INTERVIEW: In The Seeds' Nocenti & Aja Talk Symbolism and... Magpies?

One of the latest additions to the Berger Books imprint at Dark Horse Comics comes from the hearts and hands of two modern masters. The Seeds, by Ann Nocenti and David Aja, is the story of a not-quite-post-apocalyptic America and the not-quite-War-of-the-Worlds alien invasion biting at its heels. One part surreal sci-fi, one part noir-flavored hardboiled grit, the comic is as much a mystery as it is a thriller, and every bit as inventive and unexpected as you, well, as you might expect, considering the source.

Nocenti and Aja sat down with CBR to breakdown some of the finer points of the four-part series' first issue, and give some clues as to just what we might want to be on the lookout for as things move forward. We've got that conversation and a preview of the first issue, set to hit shelves on August 1st.

RELATED: Preview the First Issue of Nocenti and Aja's The Seeds

CBR: Something I noticed in issue one was a theme of repeating motifs. There's the hexagonal designs, the mockingbirds, the different masks -- Can you talk a little about the symbolism you're building into this story? Where it's coming from and what your ideal impact would be?

Ann Nocenti: Part of the fun process of making this comic was finding out which visuals David picked up on for the story. Bees build their homes in hexagon shapes, so that was a natural design for the first page, but then he carried the motif through the story. The mockingbirds mimic what people say, and one of the aliens mimics a TV cartoon about an alien, so there’s that. The birds are also part of a sense that nature is watching us, watching humans. The animals on Farmer Jack’s farm watch their “master.” I don’t think they judge him, but perhaps they sense things he can’t. I was just reading about how deer will walk through a GMO farm and choose instead to munch away in an organic farm. Do they not like GMO plants?

And the masks -- When I was in China, I saw many people wearing masks, some using them not just to filter out the smog, but also as a fashion statement, in the patterns on the cloth. So for a story set at a “tipping point” masks made sense, both for practical and fashion reasons. And then, for those that don’t bother wearing masks, that’s a “why bother” statement, too.  But mostly when writing a script for The Seeds I toss out all kinds of visual ideas, then David decides what to run with and what to cut.  He decided to put the aliens in gas-masks, and to echo that in the beekeepers suits.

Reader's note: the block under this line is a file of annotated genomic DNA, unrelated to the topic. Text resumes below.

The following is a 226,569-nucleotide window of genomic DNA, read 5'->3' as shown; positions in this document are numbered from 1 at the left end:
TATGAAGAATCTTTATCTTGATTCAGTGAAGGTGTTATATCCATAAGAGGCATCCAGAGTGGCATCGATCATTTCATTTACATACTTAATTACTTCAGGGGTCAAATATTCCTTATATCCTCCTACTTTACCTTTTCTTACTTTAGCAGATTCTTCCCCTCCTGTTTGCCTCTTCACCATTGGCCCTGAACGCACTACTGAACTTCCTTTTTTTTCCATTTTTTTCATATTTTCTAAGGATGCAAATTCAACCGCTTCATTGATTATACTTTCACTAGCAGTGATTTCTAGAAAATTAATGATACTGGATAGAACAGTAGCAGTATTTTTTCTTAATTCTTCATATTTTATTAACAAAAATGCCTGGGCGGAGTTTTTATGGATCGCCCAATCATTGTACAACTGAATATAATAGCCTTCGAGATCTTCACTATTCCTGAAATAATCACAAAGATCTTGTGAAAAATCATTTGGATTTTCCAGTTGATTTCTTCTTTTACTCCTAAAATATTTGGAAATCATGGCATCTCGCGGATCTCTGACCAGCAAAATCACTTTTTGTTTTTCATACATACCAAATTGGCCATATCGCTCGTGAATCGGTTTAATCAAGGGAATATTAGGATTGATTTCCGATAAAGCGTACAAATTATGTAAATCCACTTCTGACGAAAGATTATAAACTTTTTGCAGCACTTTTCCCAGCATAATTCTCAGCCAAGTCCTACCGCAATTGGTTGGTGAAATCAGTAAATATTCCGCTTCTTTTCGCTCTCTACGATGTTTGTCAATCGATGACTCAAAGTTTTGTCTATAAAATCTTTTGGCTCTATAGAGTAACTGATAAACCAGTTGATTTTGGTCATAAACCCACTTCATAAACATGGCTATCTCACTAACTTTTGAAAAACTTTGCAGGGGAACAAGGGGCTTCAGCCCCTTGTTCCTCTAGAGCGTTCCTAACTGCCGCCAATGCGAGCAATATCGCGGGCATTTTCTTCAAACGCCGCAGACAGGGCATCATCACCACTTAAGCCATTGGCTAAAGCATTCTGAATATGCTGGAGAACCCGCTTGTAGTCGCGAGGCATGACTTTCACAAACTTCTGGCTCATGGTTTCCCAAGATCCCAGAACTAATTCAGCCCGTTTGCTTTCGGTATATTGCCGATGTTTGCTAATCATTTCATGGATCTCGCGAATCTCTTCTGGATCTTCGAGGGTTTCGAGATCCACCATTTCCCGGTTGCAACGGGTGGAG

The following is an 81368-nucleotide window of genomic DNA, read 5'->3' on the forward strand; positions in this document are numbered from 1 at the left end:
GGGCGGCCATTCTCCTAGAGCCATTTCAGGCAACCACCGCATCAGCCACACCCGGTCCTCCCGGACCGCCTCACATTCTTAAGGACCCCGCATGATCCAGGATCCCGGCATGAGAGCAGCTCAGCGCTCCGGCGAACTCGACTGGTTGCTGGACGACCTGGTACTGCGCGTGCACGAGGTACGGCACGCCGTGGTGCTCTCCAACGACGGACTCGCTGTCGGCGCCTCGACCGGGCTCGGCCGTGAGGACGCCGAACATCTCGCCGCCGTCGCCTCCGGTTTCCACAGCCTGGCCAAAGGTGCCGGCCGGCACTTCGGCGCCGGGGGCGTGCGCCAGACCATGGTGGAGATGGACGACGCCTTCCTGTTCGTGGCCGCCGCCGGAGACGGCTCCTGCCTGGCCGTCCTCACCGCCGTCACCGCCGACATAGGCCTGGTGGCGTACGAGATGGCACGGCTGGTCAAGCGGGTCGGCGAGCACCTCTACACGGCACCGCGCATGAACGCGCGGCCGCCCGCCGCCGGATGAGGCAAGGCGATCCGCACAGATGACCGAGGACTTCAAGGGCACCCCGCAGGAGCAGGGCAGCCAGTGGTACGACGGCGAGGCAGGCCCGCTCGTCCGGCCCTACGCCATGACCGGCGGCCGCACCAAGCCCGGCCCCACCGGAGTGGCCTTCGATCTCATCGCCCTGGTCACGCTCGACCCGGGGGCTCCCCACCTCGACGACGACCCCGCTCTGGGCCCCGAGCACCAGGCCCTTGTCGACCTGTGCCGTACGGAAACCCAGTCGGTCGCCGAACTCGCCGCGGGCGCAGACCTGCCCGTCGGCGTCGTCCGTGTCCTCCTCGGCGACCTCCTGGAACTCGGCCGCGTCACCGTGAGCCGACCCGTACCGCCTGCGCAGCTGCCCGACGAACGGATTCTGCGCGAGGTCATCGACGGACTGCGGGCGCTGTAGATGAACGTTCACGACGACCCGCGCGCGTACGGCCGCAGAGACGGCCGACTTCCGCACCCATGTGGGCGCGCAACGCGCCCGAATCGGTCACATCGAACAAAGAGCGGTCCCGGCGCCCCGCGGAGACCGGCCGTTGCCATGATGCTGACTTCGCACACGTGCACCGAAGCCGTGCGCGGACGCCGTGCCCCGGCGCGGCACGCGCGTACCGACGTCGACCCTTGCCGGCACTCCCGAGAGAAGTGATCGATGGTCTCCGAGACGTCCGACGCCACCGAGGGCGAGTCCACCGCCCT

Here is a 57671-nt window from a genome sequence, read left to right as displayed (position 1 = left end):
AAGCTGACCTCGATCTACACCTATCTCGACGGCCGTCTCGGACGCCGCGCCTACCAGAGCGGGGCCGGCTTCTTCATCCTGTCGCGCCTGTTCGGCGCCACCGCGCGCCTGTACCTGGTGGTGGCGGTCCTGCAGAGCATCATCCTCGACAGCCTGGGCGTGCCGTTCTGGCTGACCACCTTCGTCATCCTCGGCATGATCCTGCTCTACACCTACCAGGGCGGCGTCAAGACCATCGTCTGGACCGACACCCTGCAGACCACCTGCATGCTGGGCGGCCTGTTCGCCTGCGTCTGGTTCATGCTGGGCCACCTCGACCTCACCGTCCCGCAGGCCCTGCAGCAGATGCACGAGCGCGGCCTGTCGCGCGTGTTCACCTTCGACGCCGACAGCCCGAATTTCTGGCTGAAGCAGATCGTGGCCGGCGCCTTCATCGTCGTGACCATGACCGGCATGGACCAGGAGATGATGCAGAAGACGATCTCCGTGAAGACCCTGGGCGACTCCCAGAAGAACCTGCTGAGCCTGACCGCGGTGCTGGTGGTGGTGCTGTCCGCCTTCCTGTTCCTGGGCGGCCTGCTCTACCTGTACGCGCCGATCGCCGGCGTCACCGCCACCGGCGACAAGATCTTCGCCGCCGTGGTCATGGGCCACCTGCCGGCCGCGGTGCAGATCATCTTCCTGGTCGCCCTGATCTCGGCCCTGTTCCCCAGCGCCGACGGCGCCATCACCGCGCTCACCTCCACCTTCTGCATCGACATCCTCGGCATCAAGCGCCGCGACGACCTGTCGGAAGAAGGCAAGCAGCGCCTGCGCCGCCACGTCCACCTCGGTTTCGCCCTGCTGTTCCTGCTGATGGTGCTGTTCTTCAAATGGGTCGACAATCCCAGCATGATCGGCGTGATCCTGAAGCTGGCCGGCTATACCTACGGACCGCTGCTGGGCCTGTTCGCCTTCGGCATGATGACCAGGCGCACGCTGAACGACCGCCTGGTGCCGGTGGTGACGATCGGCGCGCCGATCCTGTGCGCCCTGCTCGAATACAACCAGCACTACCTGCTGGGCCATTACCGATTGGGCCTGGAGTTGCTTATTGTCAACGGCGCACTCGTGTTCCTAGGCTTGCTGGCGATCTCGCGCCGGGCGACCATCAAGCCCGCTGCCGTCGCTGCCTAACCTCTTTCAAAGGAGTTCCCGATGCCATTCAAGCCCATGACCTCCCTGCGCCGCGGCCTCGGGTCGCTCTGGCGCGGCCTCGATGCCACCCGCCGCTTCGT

SEEDS #1 PG 01

This is definitely a story that isn't necessarily post-apocalyptic, but the world is definitely one that is teetering on the brink of collapse -- or, at the very least, teetering on the brink of some sort of major tectonic shift. Where are you pulling inspiration for your world building here?


I think this story could be set today – it’s not that far into the future. Many scientists think we’ve already hit the “tipping point” of no return, so this story is set at a moment when it dawns on everyone that the planet might not recover. At the same time, scientists are hustling to fix things, and nature watches. I’m just pulling from the world around me for inspiration.

When I was teaching film in Haiti, I worked on films about agronomists. They know their seeds! Then, when I was down there after the earthquake, and Monsanto wanted to give Haiti a “gift” of seeds, the farmers came out and protested and refused that “gift.” I learned about the power of seeds back then. And for the no-drone-zone, it is one of the anxieties of our times, how our tech owns us. So a movement to shake free of the grip of tech is a current one.

SEEDS #1 PG 02

Speaking of world building, the aliens -- at least as far as we've seen them -- seem to be...Well, I'd call them very unlike any aliens I've seen in stories like this They seem to have an almost blue collar sort of charm to them. Where did that come from?

Nocenti: Are we going to see more of their culture as the story goes on? 

In the script, I just described the aliens as “fuck-ups” … I never really liked the way aliens were portrayed in films as either super-evil or super-benevolent. So I thought the aliens would be kinda just like humans. Full of emotions like rage and love. Tender and ornery. I left their design up to David, and I could not be happier with how they look. Especially the boss alien, who David calls "The American Dream" ... he's scary and will get scarier.

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